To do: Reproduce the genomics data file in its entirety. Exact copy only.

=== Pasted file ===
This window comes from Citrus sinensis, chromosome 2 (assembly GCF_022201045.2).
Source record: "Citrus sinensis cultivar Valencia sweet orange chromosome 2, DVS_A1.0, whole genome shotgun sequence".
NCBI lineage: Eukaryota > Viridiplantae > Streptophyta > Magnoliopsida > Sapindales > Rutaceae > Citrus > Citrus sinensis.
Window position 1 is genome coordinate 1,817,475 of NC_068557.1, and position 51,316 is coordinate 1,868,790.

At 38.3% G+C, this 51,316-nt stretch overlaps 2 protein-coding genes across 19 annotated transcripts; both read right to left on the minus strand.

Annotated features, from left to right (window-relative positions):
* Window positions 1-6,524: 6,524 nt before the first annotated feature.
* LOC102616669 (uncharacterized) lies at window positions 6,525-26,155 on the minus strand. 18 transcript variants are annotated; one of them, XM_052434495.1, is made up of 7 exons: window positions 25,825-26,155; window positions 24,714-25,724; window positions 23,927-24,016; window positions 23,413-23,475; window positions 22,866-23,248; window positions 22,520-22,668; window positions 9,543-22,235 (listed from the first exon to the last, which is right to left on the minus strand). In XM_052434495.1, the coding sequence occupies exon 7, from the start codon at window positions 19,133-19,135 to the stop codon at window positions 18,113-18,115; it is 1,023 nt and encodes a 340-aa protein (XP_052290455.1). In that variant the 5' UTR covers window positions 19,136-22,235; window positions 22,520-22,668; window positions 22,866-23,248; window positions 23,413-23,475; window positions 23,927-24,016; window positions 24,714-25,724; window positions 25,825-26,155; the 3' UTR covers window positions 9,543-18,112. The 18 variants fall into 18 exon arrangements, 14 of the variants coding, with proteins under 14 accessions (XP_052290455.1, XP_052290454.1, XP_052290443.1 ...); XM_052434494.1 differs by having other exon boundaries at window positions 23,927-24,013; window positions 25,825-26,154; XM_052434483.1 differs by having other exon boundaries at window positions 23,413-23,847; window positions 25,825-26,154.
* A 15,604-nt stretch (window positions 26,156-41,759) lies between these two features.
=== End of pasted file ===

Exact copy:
This window comes from Citrus sinensis, chromosome 2 (assembly GCF_022201045.2).
Source record: "Citrus sinensis cultivar Valencia sweet orange chromosome 2, DVS_A1.0, whole genome shotgun sequence".
NCBI lineage: Eukaryota > Viridiplantae > Streptophyta > Magnoliopsida > Sapindales > Rutaceae > Citrus > Citrus sinensis.
Window position 1 is genome coordinate 1,817,475 of NC_068557.1, and position 51,316 is coordinate 1,868,790.

At 38.3% G+C, this 51,316-nt stretch overlaps 2 protein-coding genes across 19 annotated transcripts; both read right to left on the minus strand.

Annotated features, from left to right (window-relative positions):
* Window positions 1-6,524: 6,524 nt before the first annotated feature.
* LOC102616669 (uncharacterized) lies at window positions 6,525-26,155 on the minus strand. 18 transcript variants are annotated; one of them, XM_052434495.1, is made up of 7 exons: window positions 25,825-26,155; window positions 24,714-25,724; window positions 23,927-24,016; window positions 23,413-23,475; window positions 22,866-23,248; window positions 22,520-22,668; window positions 9,543-22,235 (listed from the first exon to the last, which is right to left on the minus strand). In XM_052434495.1, the coding sequence occupies exon 7, from the start codon at window positions 19,133-19,135 to the stop codon at window positions 18,113-18,115; it is 1,023 nt and encodes a 340-aa protein (XP_052290455.1). In that variant the 5' UTR covers window positions 19,136-22,235; window positions 22,520-22,668; window positions 22,866-23,248; window positions 23,413-23,475; window positions 23,927-24,016; window positions 24,714-25,724; window positions 25,825-26,155; the 3' UTR covers window positions 9,543-18,112. The 18 variants fall into 18 exon arrangements, 14 of the variants coding, with proteins under 14 accessions (XP_052290455.1, XP_052290454.1, XP_052290443.1 ...); XM_052434494.1 differs by having other exon boundaries at window positions 23,927-24,013; window positions 25,825-26,154; XM_052434483.1 differs by having other exon boundaries at window positions 23,413-23,847; window positions 25,825-26,154.
* A 15,604-nt stretch (window positions 26,156-41,759) lies between these two features.